MAC/20: Mines and Communities

Kairos urges government action in mining abroad

Published by MAC on 2005-10-28

Kairos urges government action in mining abroad

Marites N. Sison, Anglican Journal

October 28, 2005

Kairos, a Canadian ecumenical justice group, has accused the federal government of failing to take action that would compel Canadian mining companies to respect human rights and adhere to environmental standards when operating overseas.

Kairos was responding to a government report in October that dismissed a proposal made last June by the Standing Committee on Foreign Affairs and International Trade for Ottawa to adopt concrete regulatory measures rather than voluntary codes of conduct for Canadian companies doing business abroad. Kairos is an umbrella group of 11 Canadian churches (including the Anglican Church of Canada) and church agencies working for social justice.

Earlier, business leaders, law professors, environmental activists and church leaders including Archbishop Andrew Hutchison, primate of the Anglican Church of Canada, urged Prime Minister Paul Martin to adopt the proposal.

"Many Canadian companies make important contributions to local economies. However, the human rights and environmental practices of some Canadian companies operating abroad are a growing concern," they said in a letter dated Oct. 13. "In recent years, allegations of forced dislocation, assaults and even killings by security forces, contamination of lands, support for repressive regimes, and violation of workers' and indigenous rights, have been associated with the activities of specific Canadian companies."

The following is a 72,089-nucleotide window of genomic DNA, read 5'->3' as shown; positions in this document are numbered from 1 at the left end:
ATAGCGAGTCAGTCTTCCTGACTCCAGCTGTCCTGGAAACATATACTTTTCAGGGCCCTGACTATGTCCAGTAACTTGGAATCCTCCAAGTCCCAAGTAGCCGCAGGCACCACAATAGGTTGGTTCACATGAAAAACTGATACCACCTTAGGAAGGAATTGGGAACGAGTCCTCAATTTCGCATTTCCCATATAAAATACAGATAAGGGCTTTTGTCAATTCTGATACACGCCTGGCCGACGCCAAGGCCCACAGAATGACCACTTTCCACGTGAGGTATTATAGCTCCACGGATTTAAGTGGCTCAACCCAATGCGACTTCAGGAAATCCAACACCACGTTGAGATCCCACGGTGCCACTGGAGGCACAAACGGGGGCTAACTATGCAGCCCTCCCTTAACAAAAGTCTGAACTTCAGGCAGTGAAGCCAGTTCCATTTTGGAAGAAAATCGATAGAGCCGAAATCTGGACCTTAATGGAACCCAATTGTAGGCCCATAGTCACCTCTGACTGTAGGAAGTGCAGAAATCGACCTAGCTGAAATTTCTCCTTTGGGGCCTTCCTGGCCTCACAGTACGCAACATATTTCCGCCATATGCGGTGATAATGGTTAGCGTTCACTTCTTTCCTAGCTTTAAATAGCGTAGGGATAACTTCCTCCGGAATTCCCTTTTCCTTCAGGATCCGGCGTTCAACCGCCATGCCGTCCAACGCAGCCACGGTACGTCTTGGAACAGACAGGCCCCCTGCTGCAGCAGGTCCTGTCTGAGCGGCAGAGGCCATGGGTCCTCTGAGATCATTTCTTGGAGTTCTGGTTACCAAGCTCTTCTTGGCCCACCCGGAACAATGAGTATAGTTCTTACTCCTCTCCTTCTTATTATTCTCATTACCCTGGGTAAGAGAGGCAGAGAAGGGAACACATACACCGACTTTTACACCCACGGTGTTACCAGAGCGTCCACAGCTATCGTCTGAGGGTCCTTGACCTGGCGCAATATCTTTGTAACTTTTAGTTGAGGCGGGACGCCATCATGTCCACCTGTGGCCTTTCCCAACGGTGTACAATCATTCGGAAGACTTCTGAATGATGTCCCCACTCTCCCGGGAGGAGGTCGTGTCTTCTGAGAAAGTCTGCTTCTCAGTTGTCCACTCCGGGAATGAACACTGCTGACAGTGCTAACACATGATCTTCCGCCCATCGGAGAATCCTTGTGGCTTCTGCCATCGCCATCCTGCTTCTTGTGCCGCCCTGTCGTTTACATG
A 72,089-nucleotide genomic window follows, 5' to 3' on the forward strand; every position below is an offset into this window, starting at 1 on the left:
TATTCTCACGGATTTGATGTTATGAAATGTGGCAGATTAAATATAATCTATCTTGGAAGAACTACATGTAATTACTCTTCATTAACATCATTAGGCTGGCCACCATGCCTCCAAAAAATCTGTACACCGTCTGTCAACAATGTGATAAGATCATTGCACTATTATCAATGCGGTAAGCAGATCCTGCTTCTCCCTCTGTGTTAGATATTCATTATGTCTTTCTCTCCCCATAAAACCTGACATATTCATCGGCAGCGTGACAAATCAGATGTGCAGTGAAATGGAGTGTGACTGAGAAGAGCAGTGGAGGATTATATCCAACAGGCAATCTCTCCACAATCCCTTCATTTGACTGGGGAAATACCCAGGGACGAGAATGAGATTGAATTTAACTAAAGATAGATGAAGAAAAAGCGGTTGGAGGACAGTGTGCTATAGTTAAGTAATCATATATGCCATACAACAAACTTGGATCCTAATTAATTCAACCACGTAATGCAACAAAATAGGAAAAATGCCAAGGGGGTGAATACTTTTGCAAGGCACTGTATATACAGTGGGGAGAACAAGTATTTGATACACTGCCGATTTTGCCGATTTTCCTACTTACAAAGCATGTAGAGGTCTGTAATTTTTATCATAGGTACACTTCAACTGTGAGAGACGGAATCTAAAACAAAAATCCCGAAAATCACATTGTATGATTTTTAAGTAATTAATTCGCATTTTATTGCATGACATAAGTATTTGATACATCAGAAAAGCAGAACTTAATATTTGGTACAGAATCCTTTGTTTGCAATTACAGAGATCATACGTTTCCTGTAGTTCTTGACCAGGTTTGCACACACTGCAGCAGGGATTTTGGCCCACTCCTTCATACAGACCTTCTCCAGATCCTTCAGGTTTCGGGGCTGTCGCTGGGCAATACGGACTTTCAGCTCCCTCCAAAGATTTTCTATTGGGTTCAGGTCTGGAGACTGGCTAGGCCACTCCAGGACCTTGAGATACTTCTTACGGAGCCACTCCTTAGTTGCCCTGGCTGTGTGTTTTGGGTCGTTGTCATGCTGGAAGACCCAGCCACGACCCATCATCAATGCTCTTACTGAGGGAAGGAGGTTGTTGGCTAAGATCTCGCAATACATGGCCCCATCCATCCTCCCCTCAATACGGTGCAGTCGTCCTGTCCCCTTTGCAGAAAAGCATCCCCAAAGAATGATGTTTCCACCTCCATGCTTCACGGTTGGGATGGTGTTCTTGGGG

Such activities, they added, not only harm Canada's reputation abroad, but also "create a perverse set of economic incentives, as more ethical companies are placed at a competitive disadvantage to those that would place the bottom line above adherence to internationally recognized legal and ethical norms to which Canada itself is already committed," said the letter.

The letter questioned why Ottawa was not holding such companies into account when many of them benefit from government's political assistance and financial support (for example, through Export Development Canada's project support and political risk insurance).

"Human rights impact assessments are one tool the government can use to ensure that Canadian companies are meeting these standards," the letter said.

Kairos pointed to what it called two "urgent" cases involving Canadian mining companies in Mexico and the Philippines.

Last October, an explosion shook the historic town of Cerro de San Pedro, Mexico, when Toronto-based Metallica Resources, Inc., began blasting to develop an open pit gold and silver mine, which the community has been opposing for over 10 years now, said Kairos in a statement. A citizens' group has won several legal battles against the company but it has begun its operations with the backing of some Mexican federal government agencies.

"How long will the government keep its head in the sand around Canadian mining abuses overseas?" asked Rev. Mark Lewis, former moderator of the Presbyterian Church in Canada, who traveled to Cerro de San Pedro with a Kairos delegation in March 2005.

The federal government has also not investigated the Canatuan Mine Project in the Philippines, despite testimonies given by Philippine indigenous leaders about the forced relocation of people and the "negative environmental impacts" of the project. Canatuan mine is owned by a Calgary-based company, TVI Pacific Inc.

Mexican and Philippine towns bear brunt of destructive Canadian mining practices: federal government fails to respond

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